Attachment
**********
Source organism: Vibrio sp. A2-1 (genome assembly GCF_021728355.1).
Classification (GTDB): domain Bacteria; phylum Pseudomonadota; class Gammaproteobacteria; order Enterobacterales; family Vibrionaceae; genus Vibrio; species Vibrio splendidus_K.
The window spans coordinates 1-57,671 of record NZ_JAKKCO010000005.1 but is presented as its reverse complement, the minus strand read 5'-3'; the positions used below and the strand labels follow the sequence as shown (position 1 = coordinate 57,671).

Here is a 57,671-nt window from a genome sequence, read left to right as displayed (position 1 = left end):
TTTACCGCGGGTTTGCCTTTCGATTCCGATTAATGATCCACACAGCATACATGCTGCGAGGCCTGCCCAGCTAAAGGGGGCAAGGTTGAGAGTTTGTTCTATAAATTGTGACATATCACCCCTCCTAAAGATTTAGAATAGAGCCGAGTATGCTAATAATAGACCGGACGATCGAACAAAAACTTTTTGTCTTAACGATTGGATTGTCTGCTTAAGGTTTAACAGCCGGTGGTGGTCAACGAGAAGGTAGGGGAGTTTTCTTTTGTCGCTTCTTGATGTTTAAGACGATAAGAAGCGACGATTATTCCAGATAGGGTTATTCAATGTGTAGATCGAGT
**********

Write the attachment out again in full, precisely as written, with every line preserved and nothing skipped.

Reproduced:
Source organism: Vibrio sp. A2-1 (genome assembly GCF_021728355.1).
Classification (GTDB): domain Bacteria; phylum Pseudomonadota; class Gammaproteobacteria; order Enterobacterales; family Vibrionaceae; genus Vibrio; species Vibrio splendidus_K.
The window spans coordinates 1-57,671 of record NZ_JAKKCO010000005.1 but is presented as its reverse complement, the minus strand read 5'-3'; the positions used below and the strand labels follow the sequence as shown (position 1 = coordinate 57,671).

Here is a 57,671-nt window from a genome sequence, read left to right as displayed (position 1 = left end):
TTTACCGCGGGTTTGCCTTTCGATTCCGATTAATGATCCACACAGCATACATGCTGCGAGGCCTGCCCAGCTAAAGGGGGCAAGGTTGAGAGTTTGTTCTATAAATTGTGACATATCACCCCTCCTAAAGATTTAGAATAGAGCCGAGTATGCTAATAATAGACCGGACGATCGAACAAAAACTTTTTGTCTTAACGATTGGATTGTCTGCTTAAGGTTTAACAGCCGGTGGTGGTCAACGAGAAGGTAGGGGAGTTTTCTTTTGTCGCTTCTTGATGTTTAAGACGATAAGAAGCGACGATTATTCCAGATAGGGTTATTCAATGTGTAGATCGAGT